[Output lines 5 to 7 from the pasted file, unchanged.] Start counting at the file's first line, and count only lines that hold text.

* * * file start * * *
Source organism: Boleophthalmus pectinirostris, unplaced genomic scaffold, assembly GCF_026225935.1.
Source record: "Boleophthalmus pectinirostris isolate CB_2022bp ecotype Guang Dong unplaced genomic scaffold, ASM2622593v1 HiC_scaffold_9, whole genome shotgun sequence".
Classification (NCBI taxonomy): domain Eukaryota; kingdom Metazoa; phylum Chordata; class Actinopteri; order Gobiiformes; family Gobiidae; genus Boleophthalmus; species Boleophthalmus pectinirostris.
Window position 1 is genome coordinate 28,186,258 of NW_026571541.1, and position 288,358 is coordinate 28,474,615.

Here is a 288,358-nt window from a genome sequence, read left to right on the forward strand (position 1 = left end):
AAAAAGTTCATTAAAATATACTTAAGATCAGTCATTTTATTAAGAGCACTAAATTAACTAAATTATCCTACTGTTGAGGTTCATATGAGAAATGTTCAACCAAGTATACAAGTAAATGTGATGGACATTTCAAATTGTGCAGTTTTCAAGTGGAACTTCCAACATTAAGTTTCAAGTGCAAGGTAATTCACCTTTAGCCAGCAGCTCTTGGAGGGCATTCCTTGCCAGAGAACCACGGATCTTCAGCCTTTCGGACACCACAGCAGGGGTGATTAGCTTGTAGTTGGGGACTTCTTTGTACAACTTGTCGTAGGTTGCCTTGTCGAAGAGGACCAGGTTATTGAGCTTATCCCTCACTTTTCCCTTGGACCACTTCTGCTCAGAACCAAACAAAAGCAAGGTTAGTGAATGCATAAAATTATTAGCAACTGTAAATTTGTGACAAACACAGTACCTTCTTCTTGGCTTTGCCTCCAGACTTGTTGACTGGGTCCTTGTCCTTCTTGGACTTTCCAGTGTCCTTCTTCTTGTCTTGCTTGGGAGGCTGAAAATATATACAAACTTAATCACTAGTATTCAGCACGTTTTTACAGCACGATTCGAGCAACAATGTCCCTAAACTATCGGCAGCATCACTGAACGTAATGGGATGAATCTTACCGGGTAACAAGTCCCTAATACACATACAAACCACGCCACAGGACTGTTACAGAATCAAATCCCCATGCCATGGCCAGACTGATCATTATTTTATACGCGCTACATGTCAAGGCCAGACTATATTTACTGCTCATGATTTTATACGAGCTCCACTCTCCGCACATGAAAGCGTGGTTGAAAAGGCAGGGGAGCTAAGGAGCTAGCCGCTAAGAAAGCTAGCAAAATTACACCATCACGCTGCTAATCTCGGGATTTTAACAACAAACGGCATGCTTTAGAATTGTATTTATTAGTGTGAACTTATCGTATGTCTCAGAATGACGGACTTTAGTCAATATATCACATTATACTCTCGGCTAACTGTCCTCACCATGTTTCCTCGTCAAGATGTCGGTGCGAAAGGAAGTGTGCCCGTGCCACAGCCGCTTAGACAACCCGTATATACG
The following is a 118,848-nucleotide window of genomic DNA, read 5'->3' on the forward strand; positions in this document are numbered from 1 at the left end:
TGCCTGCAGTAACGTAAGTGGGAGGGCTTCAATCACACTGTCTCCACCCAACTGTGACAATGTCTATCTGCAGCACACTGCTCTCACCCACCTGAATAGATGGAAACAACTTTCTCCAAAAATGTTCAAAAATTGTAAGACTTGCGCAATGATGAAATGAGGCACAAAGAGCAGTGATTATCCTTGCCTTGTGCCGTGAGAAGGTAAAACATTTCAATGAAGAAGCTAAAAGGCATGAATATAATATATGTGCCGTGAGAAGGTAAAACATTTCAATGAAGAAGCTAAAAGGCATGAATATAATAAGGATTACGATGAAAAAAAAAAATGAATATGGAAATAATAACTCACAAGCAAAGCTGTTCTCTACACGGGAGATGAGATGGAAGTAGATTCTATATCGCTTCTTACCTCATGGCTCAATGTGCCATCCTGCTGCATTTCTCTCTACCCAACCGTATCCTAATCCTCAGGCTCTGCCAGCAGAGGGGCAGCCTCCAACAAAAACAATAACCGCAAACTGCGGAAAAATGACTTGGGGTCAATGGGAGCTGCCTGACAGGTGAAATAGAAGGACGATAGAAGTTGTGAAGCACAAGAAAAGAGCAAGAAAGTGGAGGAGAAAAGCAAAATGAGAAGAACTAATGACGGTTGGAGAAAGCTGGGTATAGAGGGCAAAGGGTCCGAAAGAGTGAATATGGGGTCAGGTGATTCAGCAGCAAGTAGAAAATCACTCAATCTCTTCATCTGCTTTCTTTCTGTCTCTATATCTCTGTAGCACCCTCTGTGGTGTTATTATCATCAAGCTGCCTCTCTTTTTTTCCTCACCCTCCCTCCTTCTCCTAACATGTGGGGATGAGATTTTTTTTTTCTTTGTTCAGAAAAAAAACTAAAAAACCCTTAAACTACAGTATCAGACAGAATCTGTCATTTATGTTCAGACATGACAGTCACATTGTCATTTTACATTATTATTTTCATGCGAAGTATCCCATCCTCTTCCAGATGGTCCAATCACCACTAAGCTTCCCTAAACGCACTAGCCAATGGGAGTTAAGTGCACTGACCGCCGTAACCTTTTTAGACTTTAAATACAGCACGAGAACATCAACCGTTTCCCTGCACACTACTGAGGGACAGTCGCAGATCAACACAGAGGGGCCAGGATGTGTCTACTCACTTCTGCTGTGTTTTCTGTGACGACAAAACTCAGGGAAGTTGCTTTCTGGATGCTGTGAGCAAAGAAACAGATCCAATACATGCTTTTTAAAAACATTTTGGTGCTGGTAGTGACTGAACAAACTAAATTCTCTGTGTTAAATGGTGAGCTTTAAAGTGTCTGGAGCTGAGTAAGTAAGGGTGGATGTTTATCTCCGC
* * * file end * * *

Here is a 288,358-nt window from a genome sequence, read left to right on the forward strand (position 1 = left end):
AAAAAGTTCATTAAAATATACTTAAGATCAGTCATTTTATTAAGAGCACTAAATTAACTAAATTATCCTACTGTTGAGGTTCATATGAGAAATGTTCAACCAAGTATACAAGTAAATGTGATGGACATTTCAAATTGTGCAGTTTTCAAGTGGAACTTCCAACATTAAGTTTCAAGTGCAAGGTAATTCACCTTTAGCCAGCAGCTCTTGGAGGGCATTCCTTGCCAGAGAACCACGGATCTTCAGCCTTTCGGACACCACAGCAGGGGTGATTAGCTTGTAGTTGGGGACTTCTTTGTACAACTTGTCGTAGGTTGCCTTGTCGAAGAGGACCAGGTTATTGAGCTTATCCCTCACTTTTCCCTTGGACCACTTCTGCTCAGAACCAAACAAAAGCAAGGTTAGTGAATGCATAAAATTATTAGCAACTGTAAATTTGTGACAAACACAGTACCTTCTTCTTGGCTTTGCCTCCAGACTTGTTGACTGGGTCCTTGTCCTTCTTGGACTTTCCAGTGTCCTTCTTCTTGTCTTGCTTGGGAGGCTGAAAATATATACAAACTTAATCACTAGTATTCAGCACGTTTTTACAGCACGATTCGAGCAACAATGTCCCTAAACTATCGGCAGCATCACTGAACGTAATGGGATGAATCTTACCGGGTAACAAGTCCCTAATACACATACAAACCACGCCACAGGACTGTTACAGAATCAAATCCCCATGCCATGGCCAGACTGATCATTATTTTATACGCGCTACATGTCAAGGCCAGACTATATTTACTGCTCATGATTTTATACGAGCTCCACTCTCCGCACATGAAAGCGTGGTTGAAAAGGCAGGGGAGCTAAGGAGCTAGCCGCTAAGAAAGCTAGCAAAATTACACCATCACGCTGCTAATCTCGGGATTTTAACAACAAACGGCATGCTTTAGAATTGTATTTATTAGTGTGAACTTATCGTATGTCTCAGAATGACGGACTTTAGTCAATATATCACATTATACTCTCGGCTAACTGTCCTCACCATGTTTCCTCGTCAAGATGTCGGTGCGAAAGGAAGTGTGCCCGTGCCACAGCCGCTTAGACAACCCGTATATACG
The following is a 118,848-nucleotide window of genomic DNA, read 5'->3' on the forward strand; positions in this document are numbered from 1 at the left end: